Today I’m fortunate to have an excerpt from We Own the Sky by Luke Allnut. We Own the Sky is a story of love, loss, and life-affirming redemption. It is available for pre-order now and goes on sale Tuesday, April 3. scroll to the bottom to find purchase links.
There was a strange musty smell in Anna’s parents’ house: it reminded me of Werther’s Butterscotch or the jasmine-scented handkerchiefs old people put in their drawers.
We sat and ate in near silence, just the doom-laden tick of the clock, the scratch of cutlery on bone china. The food was a turgid affair of frozen turkey, mushy, overcooked vegetables, and a glass of sherry, which Anna said had been brought out in my honor.
“And how is your father, Robert?” Anna’s father said, putting down his fork. He was wearing a suit, a gray three-piece that was worn and tattered around the edges.
“He’s fine, thanks. Yeah, still driving his cab. Although his health isn’t so good at the moment. Problems with his diabetes.”
Anna’s father didn’t say anything and looked down at his plate.
For the last three Christmases we had been to my Dad’s. For proximity, we told Anna’s parents. Romford was much closer and Dad was all on his own. But this year, out of Anna’s sense of duty more than anything else, we decided to stay with them in their little village on the Suffolk coast.
“And will he be spending Christmas alone?”
“Nah, he’s going round his best mate’s…best friend Steven’s for dinner.”
“Is that Little Steve?” Anna said with a slight smirk. It amused her, she said, how I tried to sound refined around her parents.
“Yep, Little Steve. He’ll be fine though. He treated himself to a big flat-screen TV, and we got him a new Sky Sports subscription so, yeah, he’s like a pig in…” I nearly choked on my sprout. “So yeah, he’s really happy…”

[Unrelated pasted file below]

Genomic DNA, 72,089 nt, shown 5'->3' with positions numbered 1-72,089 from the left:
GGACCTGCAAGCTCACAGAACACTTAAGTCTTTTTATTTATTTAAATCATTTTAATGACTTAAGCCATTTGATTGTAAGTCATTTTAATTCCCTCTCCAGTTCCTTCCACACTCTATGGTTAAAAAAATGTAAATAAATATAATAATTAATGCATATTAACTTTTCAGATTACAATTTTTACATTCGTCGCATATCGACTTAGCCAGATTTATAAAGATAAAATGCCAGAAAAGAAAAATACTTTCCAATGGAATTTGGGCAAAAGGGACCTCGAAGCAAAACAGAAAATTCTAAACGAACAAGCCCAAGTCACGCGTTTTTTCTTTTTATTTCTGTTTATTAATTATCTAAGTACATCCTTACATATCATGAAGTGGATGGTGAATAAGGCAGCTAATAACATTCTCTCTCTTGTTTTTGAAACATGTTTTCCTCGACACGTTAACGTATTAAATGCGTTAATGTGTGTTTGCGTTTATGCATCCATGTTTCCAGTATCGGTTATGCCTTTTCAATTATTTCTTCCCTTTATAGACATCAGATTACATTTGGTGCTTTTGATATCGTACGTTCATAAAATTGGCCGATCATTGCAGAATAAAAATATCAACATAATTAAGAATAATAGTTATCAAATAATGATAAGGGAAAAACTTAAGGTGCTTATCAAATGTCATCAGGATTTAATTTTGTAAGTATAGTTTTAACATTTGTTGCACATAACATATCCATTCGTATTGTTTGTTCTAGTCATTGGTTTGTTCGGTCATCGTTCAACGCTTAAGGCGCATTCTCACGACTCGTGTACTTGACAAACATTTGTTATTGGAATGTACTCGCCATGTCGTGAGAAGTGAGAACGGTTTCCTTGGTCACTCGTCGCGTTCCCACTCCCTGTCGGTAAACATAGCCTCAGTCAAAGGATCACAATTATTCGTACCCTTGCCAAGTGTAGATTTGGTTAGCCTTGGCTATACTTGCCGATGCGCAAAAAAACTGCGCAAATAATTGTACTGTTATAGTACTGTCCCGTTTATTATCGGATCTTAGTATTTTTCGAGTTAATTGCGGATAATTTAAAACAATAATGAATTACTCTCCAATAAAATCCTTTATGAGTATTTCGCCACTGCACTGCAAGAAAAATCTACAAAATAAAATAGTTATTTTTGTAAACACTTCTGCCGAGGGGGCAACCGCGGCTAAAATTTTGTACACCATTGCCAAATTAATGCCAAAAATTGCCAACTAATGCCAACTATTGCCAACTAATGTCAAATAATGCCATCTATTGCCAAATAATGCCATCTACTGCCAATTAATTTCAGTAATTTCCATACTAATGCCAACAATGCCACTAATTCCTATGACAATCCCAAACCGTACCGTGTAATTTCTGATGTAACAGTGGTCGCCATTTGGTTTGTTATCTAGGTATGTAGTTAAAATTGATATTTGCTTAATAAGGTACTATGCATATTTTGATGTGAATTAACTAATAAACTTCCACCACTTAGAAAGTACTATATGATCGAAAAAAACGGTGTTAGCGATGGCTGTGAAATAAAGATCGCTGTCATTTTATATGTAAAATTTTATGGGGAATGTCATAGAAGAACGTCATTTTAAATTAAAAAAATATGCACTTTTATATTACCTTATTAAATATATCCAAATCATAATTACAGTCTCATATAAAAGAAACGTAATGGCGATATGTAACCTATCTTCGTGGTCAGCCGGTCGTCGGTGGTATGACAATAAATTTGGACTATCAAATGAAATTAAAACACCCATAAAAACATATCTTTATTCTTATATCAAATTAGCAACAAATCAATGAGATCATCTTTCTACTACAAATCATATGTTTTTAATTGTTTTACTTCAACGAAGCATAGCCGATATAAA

At the other end of the table, Anna stifled a laugh and took a dainty sip of sherry.
“They’re expensive, aren’t they, those new televisions,” Anna’s mother said, wiping her mouth with a napkin. As always, she was dressed in her plaid two-piece, like a stern, passed-over governess. For some reason, she had served the food wearing rubber gloves and her hands underneath were a pale white, as if they had been scrubbed clean with a Brillo pad.
“Oh, he’s paying in installments,” I said. “He got one of those zero percent interest deals for Christmas.”
Silence. We all listened to the ticking clock, the wind and rain hammering on the windowpanes.
“We’ve never been in debt, Janet, have we? Never had a mortgage or bought anything on credit. Africans can teach you a lot, in that regard.”
I smiled politely. Well, I wanted to say, that’s because the church gave you the house and because you haven’t bought as much as a new shirt in thirty years.
He had been brilliant once, Anna said. Mercurial. Daktari they called him in Swahili, the doctor. In the village, he was a priest first and a doctor second, but also an engineer, a judge, a mediator of disputes. In all of the villages they lived in across Kenya, he was treated like nobility.
There had been troubles, though, Anna said. That was the word she used. Troubles. Affairs with the locals, the daughters of God. In the end, the church couldn’t turn a blind eye anymore and, very quietly, they asked the family to come home.